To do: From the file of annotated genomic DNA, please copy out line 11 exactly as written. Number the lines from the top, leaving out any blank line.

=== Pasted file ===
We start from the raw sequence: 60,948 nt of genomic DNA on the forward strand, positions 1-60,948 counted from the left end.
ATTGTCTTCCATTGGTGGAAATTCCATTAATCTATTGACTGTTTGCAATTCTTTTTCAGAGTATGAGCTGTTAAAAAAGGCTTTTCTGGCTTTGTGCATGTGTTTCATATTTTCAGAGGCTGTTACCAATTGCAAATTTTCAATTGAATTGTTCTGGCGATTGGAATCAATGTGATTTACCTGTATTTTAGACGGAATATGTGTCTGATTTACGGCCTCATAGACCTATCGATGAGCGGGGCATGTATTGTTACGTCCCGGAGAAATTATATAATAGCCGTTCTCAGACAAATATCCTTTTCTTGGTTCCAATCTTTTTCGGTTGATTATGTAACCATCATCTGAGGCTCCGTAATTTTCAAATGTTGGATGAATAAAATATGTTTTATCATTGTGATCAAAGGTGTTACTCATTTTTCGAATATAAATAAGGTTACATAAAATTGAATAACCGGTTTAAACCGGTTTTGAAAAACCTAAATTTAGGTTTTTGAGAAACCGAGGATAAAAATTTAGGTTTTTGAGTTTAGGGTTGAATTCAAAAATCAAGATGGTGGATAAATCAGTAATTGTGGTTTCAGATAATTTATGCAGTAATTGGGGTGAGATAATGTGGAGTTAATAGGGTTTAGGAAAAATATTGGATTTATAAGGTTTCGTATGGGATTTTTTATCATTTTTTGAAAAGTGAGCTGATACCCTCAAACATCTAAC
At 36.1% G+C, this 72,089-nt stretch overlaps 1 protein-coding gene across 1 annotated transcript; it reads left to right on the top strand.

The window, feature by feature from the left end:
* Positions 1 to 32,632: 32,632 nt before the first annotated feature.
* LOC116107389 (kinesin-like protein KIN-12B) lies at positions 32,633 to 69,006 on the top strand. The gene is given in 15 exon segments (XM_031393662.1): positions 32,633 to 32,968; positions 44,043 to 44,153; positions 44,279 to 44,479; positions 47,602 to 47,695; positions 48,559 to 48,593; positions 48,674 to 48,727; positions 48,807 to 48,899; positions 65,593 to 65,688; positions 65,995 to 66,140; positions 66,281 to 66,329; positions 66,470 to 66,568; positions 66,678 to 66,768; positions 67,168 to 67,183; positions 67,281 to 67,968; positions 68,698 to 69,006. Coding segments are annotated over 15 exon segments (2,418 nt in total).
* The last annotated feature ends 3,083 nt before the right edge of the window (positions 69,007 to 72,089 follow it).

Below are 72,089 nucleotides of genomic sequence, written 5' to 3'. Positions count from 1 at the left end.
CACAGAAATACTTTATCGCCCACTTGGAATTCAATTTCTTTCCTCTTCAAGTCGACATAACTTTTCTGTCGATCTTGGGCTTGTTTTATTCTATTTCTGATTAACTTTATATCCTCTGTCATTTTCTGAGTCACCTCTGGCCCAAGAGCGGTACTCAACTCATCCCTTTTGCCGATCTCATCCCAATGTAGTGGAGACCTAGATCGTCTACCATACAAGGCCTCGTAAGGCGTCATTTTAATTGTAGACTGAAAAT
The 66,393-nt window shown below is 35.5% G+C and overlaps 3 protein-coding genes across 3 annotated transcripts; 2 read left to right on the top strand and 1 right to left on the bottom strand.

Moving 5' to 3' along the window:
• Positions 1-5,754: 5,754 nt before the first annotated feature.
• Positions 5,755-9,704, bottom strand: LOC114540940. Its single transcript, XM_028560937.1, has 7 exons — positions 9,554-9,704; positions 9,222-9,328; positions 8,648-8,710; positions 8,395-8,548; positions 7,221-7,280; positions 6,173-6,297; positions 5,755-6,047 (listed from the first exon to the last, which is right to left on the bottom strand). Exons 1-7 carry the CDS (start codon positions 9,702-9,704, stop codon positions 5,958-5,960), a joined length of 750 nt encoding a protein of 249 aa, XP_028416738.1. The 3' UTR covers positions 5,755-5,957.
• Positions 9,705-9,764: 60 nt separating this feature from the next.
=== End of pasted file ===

Moving 5' to 3' along the window: